500 Tacos: Marcelino Pan y Vino

A taco a day for 2015 — and then some
Marcelino Pan y Vino
901 Tillery St. (map), 512-926-1709, Facebook pageHours: 6am-2pm Mon-Sat
By Mike Sutter | © Fed Man Walking | 06.13.15
If you have so many steampans that your taco slinger’s not sure what all’s in them, then maybe you have too many pans. Marcelino Pan y Vino (no pan, no vino; just pans) builds its breakfast and lunch tacos from about a dozen of those pans. There might be rajas con queso, stewed nopales, puerco verde, chicharrones, fajitas, bacon, cabbage, ranchera, french fries, eggs. I say “might,” because it won’t all be there on any given day, it’s probably not going to be fresh by the time you get there, and it might be gone by then, anyway. Note: You know the egg shortage is getting real when even a mom-and-pop shop like this stops serving eggs from its all-day breakfast menu at 10 a.m.
Taco A: Picadillo and cabbage
Steampans aren’t as cruel to ground beef as they are to more delicate fillings. In fact, time in the pan lets the fat, the lean, the potatoes and the spices marry a bit. It’s still fairly sedate, so a good way to wake up that taco meat is a spread of cabbage with peppers and tomatoes, sautéed so there’s a little snap left in the cabbage. Come to think of it, why isn’t cabbage the standard dress for a Tex-Mex taco instead of iceberg lettuce? It’s the greatest injustice since the turkey was passed over as the national bird in favor of the less delicious bald eagle. ($3.25)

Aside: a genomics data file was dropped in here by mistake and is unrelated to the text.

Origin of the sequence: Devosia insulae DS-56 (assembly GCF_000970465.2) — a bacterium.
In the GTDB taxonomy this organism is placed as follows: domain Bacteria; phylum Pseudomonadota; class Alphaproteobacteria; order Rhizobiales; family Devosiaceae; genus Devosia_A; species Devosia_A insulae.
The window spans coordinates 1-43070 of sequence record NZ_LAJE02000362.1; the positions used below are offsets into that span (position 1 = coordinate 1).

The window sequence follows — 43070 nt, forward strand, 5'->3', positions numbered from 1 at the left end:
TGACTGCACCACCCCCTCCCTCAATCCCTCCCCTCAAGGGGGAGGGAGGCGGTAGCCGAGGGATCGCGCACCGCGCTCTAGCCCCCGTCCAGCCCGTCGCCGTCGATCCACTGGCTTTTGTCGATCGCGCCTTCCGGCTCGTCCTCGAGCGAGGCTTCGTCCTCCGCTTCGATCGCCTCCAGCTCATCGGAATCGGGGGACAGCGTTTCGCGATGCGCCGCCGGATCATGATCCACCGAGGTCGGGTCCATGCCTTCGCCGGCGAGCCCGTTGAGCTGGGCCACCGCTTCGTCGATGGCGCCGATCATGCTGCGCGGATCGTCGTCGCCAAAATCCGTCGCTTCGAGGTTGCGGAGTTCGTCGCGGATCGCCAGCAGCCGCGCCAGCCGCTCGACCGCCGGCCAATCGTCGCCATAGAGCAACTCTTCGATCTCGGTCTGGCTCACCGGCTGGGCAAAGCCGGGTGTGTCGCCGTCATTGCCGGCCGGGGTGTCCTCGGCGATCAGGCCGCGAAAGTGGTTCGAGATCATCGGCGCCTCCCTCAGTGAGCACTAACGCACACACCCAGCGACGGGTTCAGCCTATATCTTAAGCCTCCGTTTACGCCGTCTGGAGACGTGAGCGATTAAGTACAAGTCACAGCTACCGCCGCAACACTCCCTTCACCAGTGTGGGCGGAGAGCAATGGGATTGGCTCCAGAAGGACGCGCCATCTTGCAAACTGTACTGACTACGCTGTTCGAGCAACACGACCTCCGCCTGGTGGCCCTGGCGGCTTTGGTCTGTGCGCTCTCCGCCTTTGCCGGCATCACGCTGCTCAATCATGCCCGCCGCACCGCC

Taco B: Papas rancheros and beans
French fries, ranchero sauce, refried beans. How can three great things make such a lousy breakfast taco? Here’s how: limp and waxy fries, anemic ranchera and such a meager schmear of beans you’d think there was a frijole shortage instead of an egg shortage. ($2.32)
Taco C: Bistec ranchera
This is more of a guisado than a classic bistec stir-fry, a roast beef and gravy experience if the beef had a tomato tattoo and listened to Sturgill Simpson instead of Blake Shelton.  ($3.25)
 Pork two ways: Fat and lean pork both have their days on the menu here, with a rich and tangy chicharron roja (in the center photo above, on the left) that yields to the bite and puerco verde in big roasted chunks with a chile afterglow. ($3.25 each)
 Tortillas: When a handmade corn tortilla has the same pull-apart density and oil-stained translucence of a fine flour tortilla but with a sweet maíz signature, it’s something to write about. The commercial-grade flour is a waste of carbs.
 Salsa: Little plastic cups of salsa sit in bowls by the register to grab on your way out. Look for the orange glow of a dried chile cream-style salsa that’s as sweet as a carrot and as warm as a habanero. They also make a hot jalapeño puree and a respectable, mild, taco-shop salsa fresca.
The 500 Tacos Project
(Photos by Mike Sutter © Fed Man Walking)